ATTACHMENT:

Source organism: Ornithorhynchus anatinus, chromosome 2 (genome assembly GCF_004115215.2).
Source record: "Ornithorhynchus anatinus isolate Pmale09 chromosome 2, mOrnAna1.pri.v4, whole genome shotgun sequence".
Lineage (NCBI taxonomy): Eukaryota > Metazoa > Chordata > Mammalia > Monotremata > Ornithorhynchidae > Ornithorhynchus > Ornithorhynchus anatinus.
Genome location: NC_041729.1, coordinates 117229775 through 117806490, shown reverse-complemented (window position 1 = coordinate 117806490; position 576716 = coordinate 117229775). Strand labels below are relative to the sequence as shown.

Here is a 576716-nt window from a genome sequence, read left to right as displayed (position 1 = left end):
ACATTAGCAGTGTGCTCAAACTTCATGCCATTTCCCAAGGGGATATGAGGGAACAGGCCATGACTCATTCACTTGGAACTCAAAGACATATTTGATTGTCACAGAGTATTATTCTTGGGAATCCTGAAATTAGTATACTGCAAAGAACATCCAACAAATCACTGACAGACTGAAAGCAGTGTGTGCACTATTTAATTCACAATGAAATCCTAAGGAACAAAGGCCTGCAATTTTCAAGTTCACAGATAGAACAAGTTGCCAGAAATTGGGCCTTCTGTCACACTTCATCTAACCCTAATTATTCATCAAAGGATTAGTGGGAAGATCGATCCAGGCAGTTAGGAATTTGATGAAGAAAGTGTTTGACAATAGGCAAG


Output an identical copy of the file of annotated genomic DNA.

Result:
Source organism: Ornithorhynchus anatinus, chromosome 2 (genome assembly GCF_004115215.2).
Source record: "Ornithorhynchus anatinus isolate Pmale09 chromosome 2, mOrnAna1.pri.v4, whole genome shotgun sequence".
Lineage (NCBI taxonomy): Eukaryota > Metazoa > Chordata > Mammalia > Monotremata > Ornithorhynchidae > Ornithorhynchus > Ornithorhynchus anatinus.
Genome location: NC_041729.1, coordinates 117229775 through 117806490, shown reverse-complemented (window position 1 = coordinate 117806490; position 576716 = coordinate 117229775). Strand labels below are relative to the sequence as shown.

Here is a 576716-nt window from a genome sequence, read left to right as displayed (position 1 = left end):
ACATTAGCAGTGTGCTCAAACTTCATGCCATTTCCCAAGGGGATATGAGGGAACAGGCCATGACTCATTCACTTGGAACTCAAAGACATATTTGATTGTCACAGAGTATTATTCTTGGGAATCCTGAAATTAGTATACTGCAAAGAACATCCAACAAATCACTGACAGACTGAAAGCAGTGTGTGCACTATTTAATTCACAATGAAATCCTAAGGAACAAAGGCCTGCAATTTTCAAGTTCACAGATAGAACAAGTTGCCAGAAATTGGGCCTTCTGTCACACTTCATCTAACCCTAATTATTCATCAAAGGATTAGTGGGAAGATCGATCCAGGCAGTTAGGAATTTGATGAAGAAAGTGTTTGACAATAGGCAAG